Category: About Inquiry by Design

Texts as Tools for Thinking: The Topic is Not the Message

The study of literature presents interesting difficulties for teachers and students. More than most subjects, literature invites interpretation and introspection on the part of the reader—it raises questions, offers ideas for consideration, and challenges assumptions—and a text can be “difficult” for different reasons. Sometimes, it is simply a matter of dated language, but other times, the difficulty lies in the shape of the stories and characters themselves.

Inquiry By Design is not a “one-note” curriculum. Our texts contain selections that tend […]

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Chunking Texts for Better Understanding

While teachers sometimes chunk texts to increase accessibility and understanding, having students do the chunking work themselves brings far greater results. Take a look at the latest installment in our Tips and Tricks for Inquiry-Based Teaching video blog.



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The Spiral Curriculum: Letting Go of Mastery

Although we debate about modes and methods, educators mostly acquiesce to the need to assess student proficiency. The problems start when, in the search for appropriate measures, we toss around words like “mastery.” As ELA teachers, we of all people should be aware of the importance of word choice. “Mastery” stresses us out because in teaching literature, what is it that we are asking students to “master” exactly? How does one master a text? We’ve been interpreting, reinterpreting, and debating […]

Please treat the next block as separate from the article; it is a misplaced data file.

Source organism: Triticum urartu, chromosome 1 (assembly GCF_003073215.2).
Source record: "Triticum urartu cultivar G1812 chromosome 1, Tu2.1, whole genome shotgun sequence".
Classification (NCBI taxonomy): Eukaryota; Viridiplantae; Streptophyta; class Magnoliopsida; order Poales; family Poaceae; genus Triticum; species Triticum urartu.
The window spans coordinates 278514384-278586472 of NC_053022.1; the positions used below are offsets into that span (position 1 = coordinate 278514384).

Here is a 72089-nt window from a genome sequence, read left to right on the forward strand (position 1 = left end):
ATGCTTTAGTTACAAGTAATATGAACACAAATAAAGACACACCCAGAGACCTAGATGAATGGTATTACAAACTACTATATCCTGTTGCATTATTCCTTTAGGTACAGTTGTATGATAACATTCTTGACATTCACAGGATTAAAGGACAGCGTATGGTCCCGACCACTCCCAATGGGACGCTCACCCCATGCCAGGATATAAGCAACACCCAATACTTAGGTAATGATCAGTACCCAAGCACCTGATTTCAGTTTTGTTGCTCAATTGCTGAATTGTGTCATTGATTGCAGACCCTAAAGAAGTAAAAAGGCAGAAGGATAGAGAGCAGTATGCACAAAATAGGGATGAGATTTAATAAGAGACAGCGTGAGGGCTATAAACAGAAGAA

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Diving In: Why We Don’t “Pre-Teach” Our Texts

The recent increase in text complexity recommendations would seem to require an increase in pre-teaching and front loading of background information to help students tackle the increased difficulty.  Find out why inquiry and close reading affirm the opposite.

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Support for English Learners

By Sarah Noble

I am in the midst of grading my 8th graders’ first interpretive paper of the school year. I am pleasantly surprised by what I see in the first few papers. My students are thinking deeply and engaging in the text based on the evidence they pull from the story. I breathe a sigh of relief, and keep slogging through the remaining 63 essays. The next essay is by “Johnny,” a low-intermediate English learner. He just moved here from […]

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